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Behind Enemy Lines: Q&A with Pride of Detroit

Some information given to us courtesy of Pride of Detroit’s Ryan Mathews

NFL: Carolina Panthers at Detroit Lions Lon Horwedel-USA TODAY Sports

In preparing for Sunday’s matchup between the Ravens and Detroit Lions, Pride of Detroit’s Ryan Mathews and I sat down for a short Q&A for one another’s publications.

1. Starting running back David Montgomery has not participated in practice all week after suffering a ribs injury against the Tampa Bay Buccaneers last week and he’s expected to be out for the Ravens tilt this Sunday. How does this impact the Lions’ rushing attack and offense as a whole?

With no Montgomery, the Lions offense will certainly look different than had he been able to suit up. Montgomery has proven to be a workhorse behind this offensive line in Detroit. He has that unique quality to his game where he seems to only get better with more touches and bringing the physicality to a defense’s front porch.

Rookie Jahmyr Gibbs looks like he’s ready to return from a hamstring injury that kept him on the sideline the past two weeks, but shouldering the load isn’t uncharted territory for him. In Week 3 against the Atlanta Falcons, the Lions were without Montgomery and it was Gibbs who led the backfield–17 carries for 80 yards. Their running styles are different, but Gibbs doesn’t shy away from contact.

Head coach Dan Campbell casually dropped a line in a post-practice presser this week that the Lions might turn to the wide receiver room to help out with the workload in Detroit’s backfield, so that’s an interesting wrinkle to keep an eye on.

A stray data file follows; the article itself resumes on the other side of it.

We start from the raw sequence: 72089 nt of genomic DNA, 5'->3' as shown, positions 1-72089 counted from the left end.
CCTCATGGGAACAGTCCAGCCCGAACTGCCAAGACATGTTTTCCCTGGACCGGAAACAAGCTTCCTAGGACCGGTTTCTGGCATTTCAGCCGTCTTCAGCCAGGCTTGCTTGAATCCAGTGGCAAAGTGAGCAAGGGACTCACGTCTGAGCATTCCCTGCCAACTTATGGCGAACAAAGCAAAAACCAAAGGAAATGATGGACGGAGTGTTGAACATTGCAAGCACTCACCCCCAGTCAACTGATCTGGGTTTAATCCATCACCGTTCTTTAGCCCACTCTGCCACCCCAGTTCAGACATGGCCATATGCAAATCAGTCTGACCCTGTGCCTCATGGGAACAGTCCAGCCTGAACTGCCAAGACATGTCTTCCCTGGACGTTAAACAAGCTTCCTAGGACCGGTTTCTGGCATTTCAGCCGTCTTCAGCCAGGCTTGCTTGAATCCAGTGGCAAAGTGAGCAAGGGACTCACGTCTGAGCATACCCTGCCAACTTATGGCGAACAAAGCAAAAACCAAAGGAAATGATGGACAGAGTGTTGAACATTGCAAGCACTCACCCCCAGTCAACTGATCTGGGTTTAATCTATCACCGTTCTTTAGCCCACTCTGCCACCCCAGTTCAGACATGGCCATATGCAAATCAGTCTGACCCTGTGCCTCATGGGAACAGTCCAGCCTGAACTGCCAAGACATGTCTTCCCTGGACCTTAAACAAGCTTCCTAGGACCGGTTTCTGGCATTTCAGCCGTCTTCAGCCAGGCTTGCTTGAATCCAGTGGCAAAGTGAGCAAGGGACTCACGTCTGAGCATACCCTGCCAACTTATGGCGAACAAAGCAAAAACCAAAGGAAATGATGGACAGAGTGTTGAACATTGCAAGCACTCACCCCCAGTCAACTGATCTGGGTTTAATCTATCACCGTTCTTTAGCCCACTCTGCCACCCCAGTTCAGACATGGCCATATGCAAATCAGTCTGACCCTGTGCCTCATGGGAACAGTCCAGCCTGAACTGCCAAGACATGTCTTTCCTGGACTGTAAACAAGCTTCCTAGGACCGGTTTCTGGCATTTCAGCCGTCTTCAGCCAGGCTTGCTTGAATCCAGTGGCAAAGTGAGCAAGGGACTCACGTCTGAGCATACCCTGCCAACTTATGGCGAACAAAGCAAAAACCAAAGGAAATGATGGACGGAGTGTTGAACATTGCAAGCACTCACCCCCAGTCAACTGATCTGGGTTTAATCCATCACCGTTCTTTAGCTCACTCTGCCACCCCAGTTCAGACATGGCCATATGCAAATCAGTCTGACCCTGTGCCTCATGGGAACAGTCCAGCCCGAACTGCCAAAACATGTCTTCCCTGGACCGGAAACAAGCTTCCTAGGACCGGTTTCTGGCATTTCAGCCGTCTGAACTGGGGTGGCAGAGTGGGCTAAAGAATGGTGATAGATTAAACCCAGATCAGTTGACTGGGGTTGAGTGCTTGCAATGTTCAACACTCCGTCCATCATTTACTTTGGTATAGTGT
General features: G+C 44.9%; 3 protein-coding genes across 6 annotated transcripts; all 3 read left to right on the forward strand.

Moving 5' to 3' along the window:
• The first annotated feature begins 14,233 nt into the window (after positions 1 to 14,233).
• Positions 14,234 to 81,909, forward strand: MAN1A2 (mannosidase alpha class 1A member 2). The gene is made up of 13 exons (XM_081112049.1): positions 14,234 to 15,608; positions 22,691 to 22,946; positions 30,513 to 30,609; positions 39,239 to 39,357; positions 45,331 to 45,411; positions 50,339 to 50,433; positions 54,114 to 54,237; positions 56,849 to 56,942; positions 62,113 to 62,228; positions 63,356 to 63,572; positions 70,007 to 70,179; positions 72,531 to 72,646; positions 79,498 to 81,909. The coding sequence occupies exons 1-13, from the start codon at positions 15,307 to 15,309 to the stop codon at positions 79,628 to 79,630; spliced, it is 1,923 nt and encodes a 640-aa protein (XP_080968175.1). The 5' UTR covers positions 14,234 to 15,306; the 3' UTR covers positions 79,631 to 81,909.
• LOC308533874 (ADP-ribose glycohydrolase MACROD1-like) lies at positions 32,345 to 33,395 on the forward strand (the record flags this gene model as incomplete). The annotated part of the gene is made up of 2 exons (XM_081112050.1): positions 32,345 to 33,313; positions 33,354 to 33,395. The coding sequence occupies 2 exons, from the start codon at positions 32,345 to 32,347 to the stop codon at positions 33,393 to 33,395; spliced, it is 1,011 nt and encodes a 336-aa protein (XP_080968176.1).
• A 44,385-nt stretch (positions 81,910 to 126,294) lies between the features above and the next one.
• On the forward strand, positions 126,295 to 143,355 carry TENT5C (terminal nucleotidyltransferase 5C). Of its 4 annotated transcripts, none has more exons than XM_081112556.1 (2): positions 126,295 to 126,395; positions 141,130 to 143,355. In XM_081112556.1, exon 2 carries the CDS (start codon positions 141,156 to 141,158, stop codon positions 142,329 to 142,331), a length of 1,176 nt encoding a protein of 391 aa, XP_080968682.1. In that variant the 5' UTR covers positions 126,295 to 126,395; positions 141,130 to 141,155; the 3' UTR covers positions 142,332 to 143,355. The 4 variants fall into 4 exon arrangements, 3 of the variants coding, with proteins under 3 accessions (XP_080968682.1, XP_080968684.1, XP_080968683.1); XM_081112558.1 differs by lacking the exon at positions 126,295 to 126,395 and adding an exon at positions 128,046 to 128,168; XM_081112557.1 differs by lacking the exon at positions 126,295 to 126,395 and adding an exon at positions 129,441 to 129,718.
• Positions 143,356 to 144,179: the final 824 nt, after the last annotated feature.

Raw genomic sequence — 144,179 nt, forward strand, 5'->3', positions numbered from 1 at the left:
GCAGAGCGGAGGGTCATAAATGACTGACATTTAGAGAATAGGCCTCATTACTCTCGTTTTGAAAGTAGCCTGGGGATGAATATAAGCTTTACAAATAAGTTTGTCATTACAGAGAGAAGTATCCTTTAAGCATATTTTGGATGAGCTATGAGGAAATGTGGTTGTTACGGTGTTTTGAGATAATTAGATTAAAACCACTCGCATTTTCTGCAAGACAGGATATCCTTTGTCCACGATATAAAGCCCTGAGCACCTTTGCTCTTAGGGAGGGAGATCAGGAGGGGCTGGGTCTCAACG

2. While most of the talk has surrounded the Lions’ high-octane offense, their defense has been graded better, ranking No. 3 in DVOA and only 0.1% below the Ravens’ No. 2 ranked defense. Who are the lynchpin’s on defense that make the unit a top-performing squad?

There are so many players–and coaches–who deserve credit for how well this Lions defense is performing so far this year. Of course, Aidan Hutchinson has taken not a step, but a leap, and his game has reached a level I wasn’t expecting to see from him so soon into his second season. What’s most impressive about Hutchinson is the motor: the guy is out there in pursuit of the quarterback more than any other edge defender in the NFL (249 pass-rushing snaps), and he’s still 12th in pass-rush win rate (19.4%) according to PFF.

Players like Alim McNeill, the third-year interior defensive lineman, is playing more consistently than he has the last two seasons, and he’s starting to put it all together. He owns the third-best run defense grade (84.0) among interior defenders and his 13 pressures is good for 26th at his position. Lining up behind him, linebacker Alex Anzalone, the elder statesman of the Lions defense, is having the best year of his seven-year career. He’s playing stout against the run (10.3% run-stop rate, 19th among LBs) and his ability in coverage since moving to WILL has really improved (75.0 coverage grade, 17th among LBs).

One player who has really helped improve Detroit’s secondary is free agent addition Cam Sutton, the team’s No. 1 cornerback who is starting to show why he was general manager Brad Holmes’ first big splash in free agency. Last week he held Mike Evans to just one catch for eight yards, and the other two receptions he allowed were plays that died at the line of scrimmage.

3. A lot was made about the Lions’ 2023 draft class back in April. After six games, what can you tell us about the rookies who are involved in Year 1?